II. Supporters Defend “Voluntary” Warrantless Sharing
The bill in essence will create an open door that allows corporations to voluntarily share citizens’ records with the government without the government issuing warrants. Some companies find that appealing for a variety of reasons. First, some may be hoping to snag lucrative contracts to handle that data. Second, some may view it as protection against large-scale threats like Chinese hackers. Third, some feel that its language protects them from financial fallout of citizen lawsuits.
Corporate backers also appreciate that the government isn’t trying to force them to share information on threats — that was a major bone of contention about SOPA.
Sponsor Rep. Mike Rogers (R-Mich.) has long said the purpose of CISPA is to protect vital parts of America’s connected infrastructure — like utilities or cellular systems — from attack from China, Iran, and other hostile foreign internet powers.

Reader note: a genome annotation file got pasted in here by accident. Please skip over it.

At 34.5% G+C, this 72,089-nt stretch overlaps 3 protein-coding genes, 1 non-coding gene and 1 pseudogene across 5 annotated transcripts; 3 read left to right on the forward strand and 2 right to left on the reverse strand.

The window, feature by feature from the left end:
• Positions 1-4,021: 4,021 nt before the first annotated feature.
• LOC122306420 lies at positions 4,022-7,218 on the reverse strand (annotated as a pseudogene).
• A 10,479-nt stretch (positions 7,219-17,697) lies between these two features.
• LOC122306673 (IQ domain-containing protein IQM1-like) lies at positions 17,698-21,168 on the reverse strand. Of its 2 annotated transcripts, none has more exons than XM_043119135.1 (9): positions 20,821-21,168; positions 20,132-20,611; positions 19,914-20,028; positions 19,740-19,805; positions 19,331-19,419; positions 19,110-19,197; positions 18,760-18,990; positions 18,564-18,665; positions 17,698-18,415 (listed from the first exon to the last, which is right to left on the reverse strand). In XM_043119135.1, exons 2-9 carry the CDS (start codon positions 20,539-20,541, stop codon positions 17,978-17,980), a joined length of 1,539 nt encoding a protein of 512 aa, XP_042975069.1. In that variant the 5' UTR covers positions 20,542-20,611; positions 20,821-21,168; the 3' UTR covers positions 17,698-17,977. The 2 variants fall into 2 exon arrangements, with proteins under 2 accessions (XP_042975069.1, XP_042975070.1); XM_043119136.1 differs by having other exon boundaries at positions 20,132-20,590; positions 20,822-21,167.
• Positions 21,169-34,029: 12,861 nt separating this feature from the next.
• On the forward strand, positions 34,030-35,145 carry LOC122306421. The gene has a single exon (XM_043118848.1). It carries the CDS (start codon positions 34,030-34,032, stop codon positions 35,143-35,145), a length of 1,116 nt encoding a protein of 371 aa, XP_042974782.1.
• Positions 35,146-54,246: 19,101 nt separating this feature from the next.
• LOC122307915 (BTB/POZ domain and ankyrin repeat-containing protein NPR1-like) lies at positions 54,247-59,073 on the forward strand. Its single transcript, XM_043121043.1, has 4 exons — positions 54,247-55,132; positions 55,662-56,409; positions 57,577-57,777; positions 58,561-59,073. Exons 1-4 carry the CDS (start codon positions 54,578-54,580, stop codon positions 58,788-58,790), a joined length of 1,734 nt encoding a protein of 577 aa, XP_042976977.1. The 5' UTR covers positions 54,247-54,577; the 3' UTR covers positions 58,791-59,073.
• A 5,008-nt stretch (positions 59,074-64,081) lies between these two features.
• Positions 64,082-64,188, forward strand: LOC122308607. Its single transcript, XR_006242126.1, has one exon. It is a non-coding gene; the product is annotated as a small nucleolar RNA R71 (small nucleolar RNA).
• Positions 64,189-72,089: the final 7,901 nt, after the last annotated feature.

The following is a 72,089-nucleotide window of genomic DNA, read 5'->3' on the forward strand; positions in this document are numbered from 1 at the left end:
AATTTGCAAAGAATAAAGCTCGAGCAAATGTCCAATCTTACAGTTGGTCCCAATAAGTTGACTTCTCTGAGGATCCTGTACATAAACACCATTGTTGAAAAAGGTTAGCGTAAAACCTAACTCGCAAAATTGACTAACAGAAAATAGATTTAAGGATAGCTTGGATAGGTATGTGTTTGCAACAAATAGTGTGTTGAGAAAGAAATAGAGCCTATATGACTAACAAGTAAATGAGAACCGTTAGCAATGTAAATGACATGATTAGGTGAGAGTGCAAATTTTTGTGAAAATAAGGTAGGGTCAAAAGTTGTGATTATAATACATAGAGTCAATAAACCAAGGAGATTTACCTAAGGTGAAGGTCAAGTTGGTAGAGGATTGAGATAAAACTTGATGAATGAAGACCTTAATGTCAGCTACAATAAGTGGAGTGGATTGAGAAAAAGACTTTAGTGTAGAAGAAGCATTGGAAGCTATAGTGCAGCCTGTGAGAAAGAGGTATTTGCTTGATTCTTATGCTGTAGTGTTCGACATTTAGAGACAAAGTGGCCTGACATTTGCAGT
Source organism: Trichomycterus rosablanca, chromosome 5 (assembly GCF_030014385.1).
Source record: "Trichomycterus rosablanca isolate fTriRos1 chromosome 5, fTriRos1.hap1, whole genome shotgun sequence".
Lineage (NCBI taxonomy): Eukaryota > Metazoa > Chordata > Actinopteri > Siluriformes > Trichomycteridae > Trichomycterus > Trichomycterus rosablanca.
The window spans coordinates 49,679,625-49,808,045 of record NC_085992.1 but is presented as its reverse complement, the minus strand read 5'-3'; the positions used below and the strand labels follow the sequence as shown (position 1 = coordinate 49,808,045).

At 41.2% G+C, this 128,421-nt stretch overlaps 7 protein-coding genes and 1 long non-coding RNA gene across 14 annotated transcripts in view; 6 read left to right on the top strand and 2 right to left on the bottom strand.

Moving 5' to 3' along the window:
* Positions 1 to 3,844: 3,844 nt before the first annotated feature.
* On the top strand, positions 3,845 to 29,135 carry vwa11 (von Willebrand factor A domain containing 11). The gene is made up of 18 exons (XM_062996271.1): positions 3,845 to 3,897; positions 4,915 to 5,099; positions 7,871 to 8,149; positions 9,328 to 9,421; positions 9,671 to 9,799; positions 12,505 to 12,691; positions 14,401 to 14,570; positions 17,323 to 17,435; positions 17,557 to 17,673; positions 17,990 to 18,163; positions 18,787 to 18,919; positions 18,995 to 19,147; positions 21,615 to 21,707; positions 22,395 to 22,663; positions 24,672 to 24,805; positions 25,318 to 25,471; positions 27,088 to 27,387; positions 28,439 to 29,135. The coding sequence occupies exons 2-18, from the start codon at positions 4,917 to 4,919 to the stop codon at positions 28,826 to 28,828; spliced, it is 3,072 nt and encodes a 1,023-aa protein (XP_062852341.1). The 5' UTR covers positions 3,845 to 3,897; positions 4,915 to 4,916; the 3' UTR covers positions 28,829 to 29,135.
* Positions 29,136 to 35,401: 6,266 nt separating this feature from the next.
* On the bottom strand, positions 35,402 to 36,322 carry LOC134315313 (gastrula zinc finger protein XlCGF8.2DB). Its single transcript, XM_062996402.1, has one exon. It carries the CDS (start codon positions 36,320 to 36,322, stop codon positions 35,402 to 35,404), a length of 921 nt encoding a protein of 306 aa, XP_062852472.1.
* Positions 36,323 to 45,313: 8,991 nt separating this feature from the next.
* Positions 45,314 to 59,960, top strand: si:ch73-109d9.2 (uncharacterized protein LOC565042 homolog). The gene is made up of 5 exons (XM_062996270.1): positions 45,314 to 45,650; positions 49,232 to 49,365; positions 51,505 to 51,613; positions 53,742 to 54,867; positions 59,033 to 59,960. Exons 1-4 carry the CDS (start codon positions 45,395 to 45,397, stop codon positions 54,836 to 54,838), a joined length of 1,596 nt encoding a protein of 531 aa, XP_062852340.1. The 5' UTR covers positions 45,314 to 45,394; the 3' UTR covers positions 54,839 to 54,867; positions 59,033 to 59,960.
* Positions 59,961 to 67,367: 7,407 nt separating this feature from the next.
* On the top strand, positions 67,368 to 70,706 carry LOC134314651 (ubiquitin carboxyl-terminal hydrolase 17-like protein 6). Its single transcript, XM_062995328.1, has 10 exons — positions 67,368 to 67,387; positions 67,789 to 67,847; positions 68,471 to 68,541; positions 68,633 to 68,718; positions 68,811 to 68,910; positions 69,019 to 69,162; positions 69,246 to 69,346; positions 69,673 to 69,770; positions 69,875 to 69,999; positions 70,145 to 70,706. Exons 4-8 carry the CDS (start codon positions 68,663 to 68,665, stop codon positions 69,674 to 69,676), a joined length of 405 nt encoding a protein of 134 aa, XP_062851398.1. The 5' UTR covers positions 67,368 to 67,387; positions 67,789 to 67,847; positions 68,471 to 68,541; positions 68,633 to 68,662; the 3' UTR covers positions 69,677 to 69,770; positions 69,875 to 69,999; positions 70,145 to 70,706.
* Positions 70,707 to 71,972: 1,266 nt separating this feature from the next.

In a document “CISPA: Myth v. Fact” [PDF], Rep. Rogers and the bill’s other backers defend it, pointing out that the bill limits when the government can collect data — namely, in response to “cybersecurity threats”, to assist in the investigation of violent crimes, or to counter child exploitation.
Rep. Rogers may have a bit of vested interest — his wife Kristi Clemens Rogers is CEO of Aegis LLC a “security” defense contractor company, who could score lucrative contracts to provide cybersecurity “solutions” to the government under CISPA. Her company already has a $10B USD contract with the U.S. Department of State.
III. Innocent Bystanders Could be Exposed
To be fair, he’s right. Versus SOPA, the language regarding privacy is seemingly much stronger and the scope of warrantless information passing is seemingly much narrower. But some argue that even cracking open the door of warrantless surveillance may lead to problems.
That’s the position of the Electronic Frontier Foundation (EFF) and American Civil Liberties Union (ACLU). The ACLU writes:
One scenario that the bill could lead to trouble is if a public/shared connection or an infected citizen computer is used in an attack. Under such circumstances, innocent bystanders could have their email or browsing history seized despite not personally committing the crime under investigation.